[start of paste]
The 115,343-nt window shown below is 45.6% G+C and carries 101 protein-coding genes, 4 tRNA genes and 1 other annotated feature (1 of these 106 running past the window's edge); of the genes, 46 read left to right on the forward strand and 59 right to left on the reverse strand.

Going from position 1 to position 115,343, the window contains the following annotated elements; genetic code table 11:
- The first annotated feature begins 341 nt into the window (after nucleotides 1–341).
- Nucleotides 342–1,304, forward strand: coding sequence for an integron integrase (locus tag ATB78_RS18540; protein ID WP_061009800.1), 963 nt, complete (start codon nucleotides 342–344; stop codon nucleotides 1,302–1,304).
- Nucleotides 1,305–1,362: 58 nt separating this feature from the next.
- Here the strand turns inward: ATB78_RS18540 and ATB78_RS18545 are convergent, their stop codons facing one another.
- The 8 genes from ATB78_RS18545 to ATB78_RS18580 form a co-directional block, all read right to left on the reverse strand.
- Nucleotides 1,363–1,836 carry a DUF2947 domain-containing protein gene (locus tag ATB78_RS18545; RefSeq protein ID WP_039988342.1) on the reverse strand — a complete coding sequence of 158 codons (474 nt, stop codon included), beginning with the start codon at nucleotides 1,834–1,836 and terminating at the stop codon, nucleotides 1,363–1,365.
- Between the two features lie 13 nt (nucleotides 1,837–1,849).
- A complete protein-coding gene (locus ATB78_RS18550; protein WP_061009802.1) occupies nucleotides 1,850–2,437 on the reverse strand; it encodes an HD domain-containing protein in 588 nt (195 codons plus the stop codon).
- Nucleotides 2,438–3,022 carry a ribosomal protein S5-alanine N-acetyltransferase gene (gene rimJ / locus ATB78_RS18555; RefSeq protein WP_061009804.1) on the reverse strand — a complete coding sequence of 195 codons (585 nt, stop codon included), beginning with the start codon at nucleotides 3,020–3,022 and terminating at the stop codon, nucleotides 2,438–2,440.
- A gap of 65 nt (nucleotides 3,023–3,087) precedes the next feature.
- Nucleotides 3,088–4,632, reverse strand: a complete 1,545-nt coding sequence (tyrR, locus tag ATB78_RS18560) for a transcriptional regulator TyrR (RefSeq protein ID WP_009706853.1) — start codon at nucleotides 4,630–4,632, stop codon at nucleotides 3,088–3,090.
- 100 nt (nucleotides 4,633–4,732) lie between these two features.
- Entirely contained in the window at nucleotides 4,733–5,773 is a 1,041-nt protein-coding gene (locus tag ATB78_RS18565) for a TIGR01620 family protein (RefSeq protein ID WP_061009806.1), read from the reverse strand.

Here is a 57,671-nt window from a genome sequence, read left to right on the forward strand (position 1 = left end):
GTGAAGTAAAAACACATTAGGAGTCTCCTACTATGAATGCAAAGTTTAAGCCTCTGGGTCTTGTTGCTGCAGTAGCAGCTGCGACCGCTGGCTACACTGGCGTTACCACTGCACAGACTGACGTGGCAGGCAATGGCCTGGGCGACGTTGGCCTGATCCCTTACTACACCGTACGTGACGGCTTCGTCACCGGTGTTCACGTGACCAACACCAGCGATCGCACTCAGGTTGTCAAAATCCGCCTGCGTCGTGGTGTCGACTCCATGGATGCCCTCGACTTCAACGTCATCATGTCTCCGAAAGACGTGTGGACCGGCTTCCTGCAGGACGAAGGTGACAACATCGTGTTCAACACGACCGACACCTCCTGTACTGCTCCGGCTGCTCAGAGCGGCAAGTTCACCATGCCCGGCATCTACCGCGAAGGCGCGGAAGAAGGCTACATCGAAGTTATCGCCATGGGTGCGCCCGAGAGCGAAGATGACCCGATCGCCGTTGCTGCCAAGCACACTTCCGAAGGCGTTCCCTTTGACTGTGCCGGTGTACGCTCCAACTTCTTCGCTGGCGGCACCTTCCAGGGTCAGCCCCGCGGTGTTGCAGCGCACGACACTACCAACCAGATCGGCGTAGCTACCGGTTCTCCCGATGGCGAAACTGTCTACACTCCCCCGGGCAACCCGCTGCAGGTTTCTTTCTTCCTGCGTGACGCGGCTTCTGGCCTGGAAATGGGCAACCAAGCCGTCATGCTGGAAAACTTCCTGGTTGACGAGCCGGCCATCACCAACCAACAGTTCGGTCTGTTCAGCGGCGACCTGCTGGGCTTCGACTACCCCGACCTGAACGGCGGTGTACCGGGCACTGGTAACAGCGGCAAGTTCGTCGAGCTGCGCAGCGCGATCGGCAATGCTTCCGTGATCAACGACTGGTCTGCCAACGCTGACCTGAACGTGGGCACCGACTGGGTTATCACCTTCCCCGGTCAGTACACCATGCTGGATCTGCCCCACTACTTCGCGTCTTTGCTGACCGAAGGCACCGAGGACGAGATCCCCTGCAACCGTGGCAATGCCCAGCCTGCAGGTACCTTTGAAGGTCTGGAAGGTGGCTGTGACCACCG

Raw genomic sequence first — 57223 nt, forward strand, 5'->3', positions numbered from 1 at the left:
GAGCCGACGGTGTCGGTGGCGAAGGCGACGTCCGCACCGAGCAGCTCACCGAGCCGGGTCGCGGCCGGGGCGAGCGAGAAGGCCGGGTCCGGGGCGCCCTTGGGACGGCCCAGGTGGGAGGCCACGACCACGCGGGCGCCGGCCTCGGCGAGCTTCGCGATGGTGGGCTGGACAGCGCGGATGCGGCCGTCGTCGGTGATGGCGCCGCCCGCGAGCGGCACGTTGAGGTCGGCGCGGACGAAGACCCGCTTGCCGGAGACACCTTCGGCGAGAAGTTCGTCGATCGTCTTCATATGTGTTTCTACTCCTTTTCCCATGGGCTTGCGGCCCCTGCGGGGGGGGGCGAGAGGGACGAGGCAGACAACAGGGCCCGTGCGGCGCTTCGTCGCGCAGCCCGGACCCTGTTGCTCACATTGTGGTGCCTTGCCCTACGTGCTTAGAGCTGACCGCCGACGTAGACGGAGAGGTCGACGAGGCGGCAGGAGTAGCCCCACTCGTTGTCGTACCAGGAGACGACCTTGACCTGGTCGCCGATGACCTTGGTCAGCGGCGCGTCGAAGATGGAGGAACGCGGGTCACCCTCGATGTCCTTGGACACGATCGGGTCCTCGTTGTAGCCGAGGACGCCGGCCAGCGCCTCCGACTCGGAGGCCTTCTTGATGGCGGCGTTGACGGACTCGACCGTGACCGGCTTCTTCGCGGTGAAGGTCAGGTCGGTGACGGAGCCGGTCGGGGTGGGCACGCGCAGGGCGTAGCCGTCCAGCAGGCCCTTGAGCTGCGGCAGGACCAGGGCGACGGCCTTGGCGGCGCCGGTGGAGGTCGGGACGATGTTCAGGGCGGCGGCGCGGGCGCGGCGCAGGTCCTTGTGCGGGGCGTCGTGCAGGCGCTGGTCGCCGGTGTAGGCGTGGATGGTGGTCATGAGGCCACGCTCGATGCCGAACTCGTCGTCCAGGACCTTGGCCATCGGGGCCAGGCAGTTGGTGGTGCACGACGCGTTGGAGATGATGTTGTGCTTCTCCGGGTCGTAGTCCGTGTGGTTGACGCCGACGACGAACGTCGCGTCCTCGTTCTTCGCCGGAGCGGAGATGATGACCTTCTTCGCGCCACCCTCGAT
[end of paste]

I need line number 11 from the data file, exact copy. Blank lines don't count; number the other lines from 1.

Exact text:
- Nucleotides 2,438–3,022 carry a ribosomal protein S5-alanine N-acetyltransferase gene (gene rimJ / locus ATB78_RS18555; RefSeq protein WP_061009804.1) on the reverse strand — a complete coding sequence of 195 codons (585 nt, stop codon included), beginning with the start codon at nucleotides 3,020–3,022 and terminating at the stop codon, nucleotides 2,438–2,440.